Return To Home Bass (1 & 2 + BTS): Rijul Seth, Ishartek Pabla, Meher Sachdeva, Dhruv Trehan, Aditi Singh, Tanya Singh, Abhiroop Dey, Nicaia D'Souza, Jayant Bakshi, Manik Dua, Chhavi Bahmba, every member of J-Block, Saar Punch, Tarun Kukreja, Bharg Kale, Karun, Viraj Gulati / idek, Gabriel Dattatreyan, Ritika Varshney, Taran Kaur, Sumit Roy
Sound Logic: Chinmay Bhogle, Aaron Barboza, Supraja Srinivasan, Roochay Shukla, Devarsh Thaker, Rafael Pereira, Owen Roncon
The Museum of Subtle Arts of Selling Ferraris: Debasmita Bhowmik, Sukhada Choudhary, Nithya V, Radhika Marwah, Mansi Dhanraj Shetty, Shephali Bhatt
(M)ad City: Gurjot Singh, Niharika Ghoshal, Ishtaarth Dalmia, Tanmay Mehra
And lastly, Kushan Patel, Sunaina Bose, Molina Singh, Jayesha Koushik, Paridhi Puri, for all the edits and proofreads I’ve hounded them with.
I also did 3 of pieces that I went solo with in terms of research. Primarily because these were ideas that probably didn’t require interviews, and also because I wanted to see if I could express original (or at least as original as it gets) thought coherently. I was really happy doing those pieces.
Especially the Succession one. I know I hit the jackpot with that piece.
(Half) jokes aside, I think the one thing I’d have 100% repaired was missing the 4 months of writing that I did this year. I’ve published 8 pieces in all of 2023, 9 if I include this. Not that I’m disappointed, but at this point the lags feel annoying. On that note, hopefully 2024 is more writing for sure.
I’m also toying with doing one other thing alongside the newsletters. I do a fair number of interviews with people who know a lot about some particular subject. I have a feeling that those could make effective
podcasts audio conversations to accompany the piece. I would need some audio editing skills and a good mic to boot with it for this. I’ve had enough people ask me why I’m not doing a podcast yet. It’s because I myself don’t listen to any regularly. But it might be much easier for me to record such conversations and have transcripts of them in public, should anyone want to check them out specifically.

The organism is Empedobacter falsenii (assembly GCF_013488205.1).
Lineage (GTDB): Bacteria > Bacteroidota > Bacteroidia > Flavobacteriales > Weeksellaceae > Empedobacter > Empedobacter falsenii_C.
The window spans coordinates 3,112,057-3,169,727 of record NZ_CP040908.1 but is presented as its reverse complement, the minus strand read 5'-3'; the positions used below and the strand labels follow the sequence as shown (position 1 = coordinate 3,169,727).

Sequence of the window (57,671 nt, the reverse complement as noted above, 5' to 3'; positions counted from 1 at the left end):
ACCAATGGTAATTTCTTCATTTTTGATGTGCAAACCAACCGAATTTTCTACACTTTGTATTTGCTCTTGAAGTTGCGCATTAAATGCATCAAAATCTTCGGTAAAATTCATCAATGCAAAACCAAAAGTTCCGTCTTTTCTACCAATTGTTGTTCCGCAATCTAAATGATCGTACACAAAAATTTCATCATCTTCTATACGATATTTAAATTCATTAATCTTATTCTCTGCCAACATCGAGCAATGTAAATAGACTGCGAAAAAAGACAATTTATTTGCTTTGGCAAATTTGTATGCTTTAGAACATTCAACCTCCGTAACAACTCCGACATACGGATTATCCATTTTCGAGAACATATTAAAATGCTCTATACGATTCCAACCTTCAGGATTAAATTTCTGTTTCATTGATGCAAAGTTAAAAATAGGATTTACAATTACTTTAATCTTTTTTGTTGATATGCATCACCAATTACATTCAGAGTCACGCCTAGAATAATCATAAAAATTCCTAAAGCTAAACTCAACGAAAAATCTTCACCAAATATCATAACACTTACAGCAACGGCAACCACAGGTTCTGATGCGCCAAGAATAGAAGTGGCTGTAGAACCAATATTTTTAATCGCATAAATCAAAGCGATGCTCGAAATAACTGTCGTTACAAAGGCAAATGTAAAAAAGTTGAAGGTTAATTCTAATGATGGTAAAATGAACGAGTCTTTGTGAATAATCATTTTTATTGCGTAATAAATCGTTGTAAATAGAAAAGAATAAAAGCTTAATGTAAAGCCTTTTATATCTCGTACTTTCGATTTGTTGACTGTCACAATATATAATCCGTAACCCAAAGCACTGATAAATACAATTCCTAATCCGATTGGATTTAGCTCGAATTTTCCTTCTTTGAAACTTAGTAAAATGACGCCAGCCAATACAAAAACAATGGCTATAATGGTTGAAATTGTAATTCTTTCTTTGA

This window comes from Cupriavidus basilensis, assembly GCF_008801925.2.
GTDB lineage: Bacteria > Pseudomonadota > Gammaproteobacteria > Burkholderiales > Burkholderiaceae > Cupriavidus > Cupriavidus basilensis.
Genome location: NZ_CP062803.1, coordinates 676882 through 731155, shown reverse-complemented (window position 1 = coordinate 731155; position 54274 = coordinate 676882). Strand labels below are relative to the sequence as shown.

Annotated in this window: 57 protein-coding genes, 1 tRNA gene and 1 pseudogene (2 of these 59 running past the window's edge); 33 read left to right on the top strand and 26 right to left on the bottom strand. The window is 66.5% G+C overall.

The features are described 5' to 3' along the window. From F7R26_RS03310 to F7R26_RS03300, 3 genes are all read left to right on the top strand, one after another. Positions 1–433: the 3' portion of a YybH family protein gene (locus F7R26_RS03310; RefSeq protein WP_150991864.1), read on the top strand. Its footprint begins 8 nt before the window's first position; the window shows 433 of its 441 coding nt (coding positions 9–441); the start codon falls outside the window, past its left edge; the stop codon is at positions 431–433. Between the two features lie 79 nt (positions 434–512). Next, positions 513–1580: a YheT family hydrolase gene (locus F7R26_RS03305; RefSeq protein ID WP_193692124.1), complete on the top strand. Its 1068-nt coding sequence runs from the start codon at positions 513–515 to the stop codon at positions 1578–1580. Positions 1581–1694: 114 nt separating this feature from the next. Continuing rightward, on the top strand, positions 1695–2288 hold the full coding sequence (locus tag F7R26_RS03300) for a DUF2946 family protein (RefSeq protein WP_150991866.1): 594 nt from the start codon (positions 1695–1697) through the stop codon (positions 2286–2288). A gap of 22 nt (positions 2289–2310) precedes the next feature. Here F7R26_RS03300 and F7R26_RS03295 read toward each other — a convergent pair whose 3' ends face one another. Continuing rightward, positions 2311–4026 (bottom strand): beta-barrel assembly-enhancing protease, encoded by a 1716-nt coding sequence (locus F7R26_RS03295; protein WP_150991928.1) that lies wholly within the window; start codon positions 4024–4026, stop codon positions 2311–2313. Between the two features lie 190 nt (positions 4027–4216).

I will also be exploring advertisements — affiliates, sponsors, the like. Honestly, there is nothing better than finding a sponsor that I can integrate smoothly into something I’m writing. For example, JJ Redick does it on his podcast The Old Man and the 3, where he’s talking about the strongest contenders in the NBA, and then effortlessly switches to advertising betting on said contenders on behalf of DraftKings. But I think I’m still a long way away from doing said integration. For now, it’s nothing more than an exploratory exercise.
Maybe I do have one podcast that I’m devoted to, after all.
I will see you guys in February, I think I will give in to some much-needed procrastination and laziness (and maybe reading). I hope you and your loved ones have a happy 2024 :)
Before that, I’ll leave you with one of my favorite introductions to any movie. This is how I feel writing this piece. There are no spoilers here — not like Dazed and Confused is a movie that can be spoiled anyway. If you haven’t watched it yet, you’re missing out the most laidback, adolescent, carefree movie ever.
Most importantly, the signature quote of the film says everything that I feel about how Hot Chips is going. Something about being alright, alright, alright :)